Mexico has the largest number of UNESCO designated World Heritage Sites of any country in the Americas and the sixth most in the world. As of August 2010 there were 27 cultural sites and 4 natural sites on the list, a total of 31.
1- Agustin Cardenas Castro Palacio de Justicia de Michoacan Morelia photo by Mirari Erdoiza, some rights reserved.
2- Pre-Hispanic City of Chichen-Itza.
Chichen Itza was a large pre-Columbian city built by the Maya civilization. The site exhibits a multitude of architectural styles, reminiscent of styles seen in central Mexico and of the Puuc and Chenes styles of the northern Maya lowlands. Chichen Itza is one of the most visited archaeological sites in Mexico; an estimated 1.2 million tourists visit the ruins every year. Photo giuseppe di pietrantonio, All rights reserved.
3- Historic Centre of Oaxaca & Archaeological site of Monte Alban.
Monte Alban is one of the most impressive ruins in Latin America. It has the largest set of ruins near Oaxaca city, and, as such, can become very crowded. Photo French Hope, some rights reserved.
4- Historic Town of Guanajuato & Adjacent Mines.
Guanajuato is a city in central Mexico. The name of the city means “Place of Frogs” in the local indigenous language and therefore the frog is the city’s official pet. Guanajuato is a beautiful mountain colonial town. Many tourists and locals consider this city to be the most beautiful in Mexico. It used to be a major silver mining town, and many of the mines are still active. Photo Mirari Erdoiza,some rights reserved.
5- Historic Monuments Zone of Queretaro.
Santiago de Querétaro is the capital and largest city of the state of Querétaro. In 1996, the historic center of Querétaro was declared a World Heritage Site by UNESCO. Today, the city is one of the fastest-growing in the country, with its economic base in industries such as chemicals, paper products and machinery. This has caused the city and the metropolitan area to attract many migrants from other parts of Mexico. Photo Mirari Erdoiza, some rights reserved.
6- Historic Center of Mexico City & Xochimilco.
The old city center or Centro Historico of Mexico City, centered around the Plaza de la Constitucion, is an area clearly different from the rest of the city. Its colonial and European architecture and narrow cobblestone streets set it apart from the rest of Mexico City. It has an enormous amount of stores, street vendors, and especially crowds. Without a doubt, this area is one of the most popular areas in Mexico City. Photo Mirari Erdoiza,some rights reserved.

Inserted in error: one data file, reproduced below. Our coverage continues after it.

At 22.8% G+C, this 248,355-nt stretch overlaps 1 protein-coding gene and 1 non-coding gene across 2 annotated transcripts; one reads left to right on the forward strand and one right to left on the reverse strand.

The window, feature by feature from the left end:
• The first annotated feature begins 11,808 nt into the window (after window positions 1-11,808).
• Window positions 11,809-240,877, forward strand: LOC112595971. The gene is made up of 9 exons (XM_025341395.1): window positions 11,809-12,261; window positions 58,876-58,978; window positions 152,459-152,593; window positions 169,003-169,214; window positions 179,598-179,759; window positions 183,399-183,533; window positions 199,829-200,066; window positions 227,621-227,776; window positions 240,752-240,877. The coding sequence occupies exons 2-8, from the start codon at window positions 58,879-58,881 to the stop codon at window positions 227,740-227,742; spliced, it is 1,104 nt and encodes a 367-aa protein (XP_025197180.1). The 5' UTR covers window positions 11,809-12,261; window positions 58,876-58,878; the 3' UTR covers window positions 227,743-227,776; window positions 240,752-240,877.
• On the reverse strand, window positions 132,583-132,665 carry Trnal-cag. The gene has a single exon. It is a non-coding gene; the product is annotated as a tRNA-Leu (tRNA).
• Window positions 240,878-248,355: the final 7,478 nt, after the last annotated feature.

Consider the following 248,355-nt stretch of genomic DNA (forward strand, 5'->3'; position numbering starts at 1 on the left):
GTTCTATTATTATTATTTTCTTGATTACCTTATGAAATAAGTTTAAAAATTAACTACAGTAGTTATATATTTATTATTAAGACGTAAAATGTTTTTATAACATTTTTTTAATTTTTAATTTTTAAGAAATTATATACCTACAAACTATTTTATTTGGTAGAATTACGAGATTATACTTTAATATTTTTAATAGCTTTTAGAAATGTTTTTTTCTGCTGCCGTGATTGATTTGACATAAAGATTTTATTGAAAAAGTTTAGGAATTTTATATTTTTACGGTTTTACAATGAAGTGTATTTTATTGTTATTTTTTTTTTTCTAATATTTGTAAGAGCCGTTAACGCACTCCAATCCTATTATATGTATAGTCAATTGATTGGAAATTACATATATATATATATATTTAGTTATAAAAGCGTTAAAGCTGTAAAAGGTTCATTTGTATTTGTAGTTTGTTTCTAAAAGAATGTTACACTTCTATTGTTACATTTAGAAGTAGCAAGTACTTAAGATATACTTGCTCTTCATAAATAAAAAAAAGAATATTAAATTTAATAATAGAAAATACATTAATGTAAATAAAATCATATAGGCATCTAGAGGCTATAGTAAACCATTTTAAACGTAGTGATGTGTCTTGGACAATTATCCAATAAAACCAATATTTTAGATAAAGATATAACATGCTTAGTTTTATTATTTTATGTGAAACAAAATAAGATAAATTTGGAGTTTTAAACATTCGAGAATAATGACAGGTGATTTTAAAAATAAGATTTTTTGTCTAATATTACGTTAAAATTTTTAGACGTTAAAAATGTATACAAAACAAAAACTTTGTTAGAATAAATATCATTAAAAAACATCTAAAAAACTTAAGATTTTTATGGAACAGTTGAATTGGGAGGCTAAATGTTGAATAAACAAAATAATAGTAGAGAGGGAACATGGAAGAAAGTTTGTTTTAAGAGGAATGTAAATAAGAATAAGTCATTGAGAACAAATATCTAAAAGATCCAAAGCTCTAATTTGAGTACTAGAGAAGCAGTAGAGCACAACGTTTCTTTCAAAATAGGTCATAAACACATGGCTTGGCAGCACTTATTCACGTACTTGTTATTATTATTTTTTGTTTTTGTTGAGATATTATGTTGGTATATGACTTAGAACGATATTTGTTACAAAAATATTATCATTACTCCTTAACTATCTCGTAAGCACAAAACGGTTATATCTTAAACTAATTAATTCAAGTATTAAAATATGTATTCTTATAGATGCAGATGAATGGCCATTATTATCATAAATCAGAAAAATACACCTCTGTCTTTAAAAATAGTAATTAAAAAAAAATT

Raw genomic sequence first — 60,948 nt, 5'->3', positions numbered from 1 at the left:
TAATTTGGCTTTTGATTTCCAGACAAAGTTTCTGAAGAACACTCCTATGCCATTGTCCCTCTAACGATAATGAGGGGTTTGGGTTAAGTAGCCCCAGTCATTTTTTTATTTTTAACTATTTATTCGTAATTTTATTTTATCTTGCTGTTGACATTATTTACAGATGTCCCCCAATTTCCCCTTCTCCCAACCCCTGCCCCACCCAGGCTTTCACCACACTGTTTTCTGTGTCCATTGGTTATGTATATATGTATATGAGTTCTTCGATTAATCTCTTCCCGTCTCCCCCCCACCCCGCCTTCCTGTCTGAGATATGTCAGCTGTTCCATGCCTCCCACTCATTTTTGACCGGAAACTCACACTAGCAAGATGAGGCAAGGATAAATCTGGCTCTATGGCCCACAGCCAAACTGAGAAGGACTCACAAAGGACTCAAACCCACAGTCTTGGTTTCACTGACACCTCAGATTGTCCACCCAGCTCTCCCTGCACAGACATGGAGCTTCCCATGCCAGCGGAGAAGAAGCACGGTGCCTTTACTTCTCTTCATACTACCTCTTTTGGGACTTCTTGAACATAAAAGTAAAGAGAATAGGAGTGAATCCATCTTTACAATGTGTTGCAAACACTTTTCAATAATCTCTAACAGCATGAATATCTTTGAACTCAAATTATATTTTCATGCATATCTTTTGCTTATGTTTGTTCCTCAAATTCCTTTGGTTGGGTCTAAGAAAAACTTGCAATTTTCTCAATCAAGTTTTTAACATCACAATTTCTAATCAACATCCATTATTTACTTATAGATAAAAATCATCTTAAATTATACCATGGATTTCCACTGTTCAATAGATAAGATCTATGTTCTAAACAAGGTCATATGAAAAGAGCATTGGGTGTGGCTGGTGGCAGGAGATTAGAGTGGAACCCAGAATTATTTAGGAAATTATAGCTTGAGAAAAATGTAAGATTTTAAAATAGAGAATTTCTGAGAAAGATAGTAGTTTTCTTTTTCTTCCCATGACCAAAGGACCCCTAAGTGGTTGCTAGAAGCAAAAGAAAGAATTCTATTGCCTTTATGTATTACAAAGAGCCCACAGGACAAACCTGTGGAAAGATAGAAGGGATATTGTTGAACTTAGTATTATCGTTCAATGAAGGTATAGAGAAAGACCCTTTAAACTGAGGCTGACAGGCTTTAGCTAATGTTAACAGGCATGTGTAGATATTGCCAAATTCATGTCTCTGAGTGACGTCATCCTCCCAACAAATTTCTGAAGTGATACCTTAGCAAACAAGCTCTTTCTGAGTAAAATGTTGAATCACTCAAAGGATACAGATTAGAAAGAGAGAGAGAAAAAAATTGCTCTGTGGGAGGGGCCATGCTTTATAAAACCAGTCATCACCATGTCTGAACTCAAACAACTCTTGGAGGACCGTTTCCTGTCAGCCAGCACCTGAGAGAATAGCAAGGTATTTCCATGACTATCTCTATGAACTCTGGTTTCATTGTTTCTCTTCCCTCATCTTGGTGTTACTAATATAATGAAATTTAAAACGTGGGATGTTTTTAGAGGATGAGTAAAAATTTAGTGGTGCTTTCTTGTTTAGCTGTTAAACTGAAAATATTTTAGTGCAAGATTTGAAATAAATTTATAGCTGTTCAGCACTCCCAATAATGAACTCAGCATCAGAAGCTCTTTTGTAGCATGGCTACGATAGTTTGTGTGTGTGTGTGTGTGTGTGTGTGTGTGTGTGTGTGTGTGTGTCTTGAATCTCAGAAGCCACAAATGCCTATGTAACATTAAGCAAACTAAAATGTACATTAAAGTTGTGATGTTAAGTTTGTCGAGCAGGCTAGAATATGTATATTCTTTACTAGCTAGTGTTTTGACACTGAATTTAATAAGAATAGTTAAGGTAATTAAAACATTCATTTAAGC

7- The Monarch Butterfly Biosphere Reserve.
The Monarch Butterfly Biosphere Reserve is a conservation area and World Heritage Site within the wintering grounds of most of the monarch butterflies that migrate from east of the Rocky Mountains for up to 4,000 km south to central Mexico. It is estimated that between 60 million and 1 billion butterflies arrive in this area alone any given year. Photo Grace Aguirre, All rights reserved.
8- Pre-Hispanic City & National Park of Palenque.
Palenque was a Maya city state in southern Mexico that flourished in the 7th century. The Palenque ruins date back to 226 BC to its fall around 1123 AD. After its decline, it was absorbed into the jungle, which is made up of cedar, mahogany, and sapodilla trees, but has been excavated and restored and is now a famous archaeological site attracting thousands of visitors. Photo Armandina Monroy, All rights reserved.
9- Protective Town of san Miguel de Allende.
San Miguel de Allende is a city and municipality located in the far eastern part of the state of Guanajuato in central Mexico. Historically, the town is important as being the birthplace of Ignacio Allende, whose surname was added to the town’s name in 1826, as well as the first municipality declared independent of Spanish rule by the nascent insurgent army during the Mexican War of Independence. The main attraction of the town is its well-preserved historic center, filled with buildings from the 17th and 18th centuries. Photo Mirari Erdoiza, some rights reserved.
10- Pre-Hispanic Town of Uxmal.
Uxmal is an ancient Maya city of the classical period. Today it is one of the most important archaeological sites of Maya culture. The buildings take advantage of the terrain to gain height and acquire important volumes, include the Pyramid of the Magician, with five levels, and the Governor’s Palace which covers an area of more than 1.200m². Photo Emmanuel Levy, All rights reserved.